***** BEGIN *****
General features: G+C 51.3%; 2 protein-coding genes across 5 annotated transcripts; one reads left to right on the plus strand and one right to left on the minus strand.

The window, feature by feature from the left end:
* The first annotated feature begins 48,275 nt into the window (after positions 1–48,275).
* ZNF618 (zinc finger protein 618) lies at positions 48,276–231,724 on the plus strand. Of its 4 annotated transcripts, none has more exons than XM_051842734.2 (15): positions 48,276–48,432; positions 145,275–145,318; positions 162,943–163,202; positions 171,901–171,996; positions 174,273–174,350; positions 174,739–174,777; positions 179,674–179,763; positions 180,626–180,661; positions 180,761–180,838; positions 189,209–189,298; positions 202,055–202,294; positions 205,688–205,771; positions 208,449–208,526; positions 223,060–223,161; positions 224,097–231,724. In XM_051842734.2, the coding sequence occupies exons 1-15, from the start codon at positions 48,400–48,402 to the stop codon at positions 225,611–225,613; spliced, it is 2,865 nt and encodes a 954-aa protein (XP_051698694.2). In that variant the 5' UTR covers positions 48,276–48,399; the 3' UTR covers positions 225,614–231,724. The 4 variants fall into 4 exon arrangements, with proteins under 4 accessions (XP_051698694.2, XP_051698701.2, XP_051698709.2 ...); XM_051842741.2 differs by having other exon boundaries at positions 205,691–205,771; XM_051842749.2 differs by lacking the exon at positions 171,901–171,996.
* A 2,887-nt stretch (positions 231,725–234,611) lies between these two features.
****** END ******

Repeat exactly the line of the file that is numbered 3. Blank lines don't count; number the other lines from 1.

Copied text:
* The first annotated feature begins 48,275 nt into the window (after positions 1–48,275).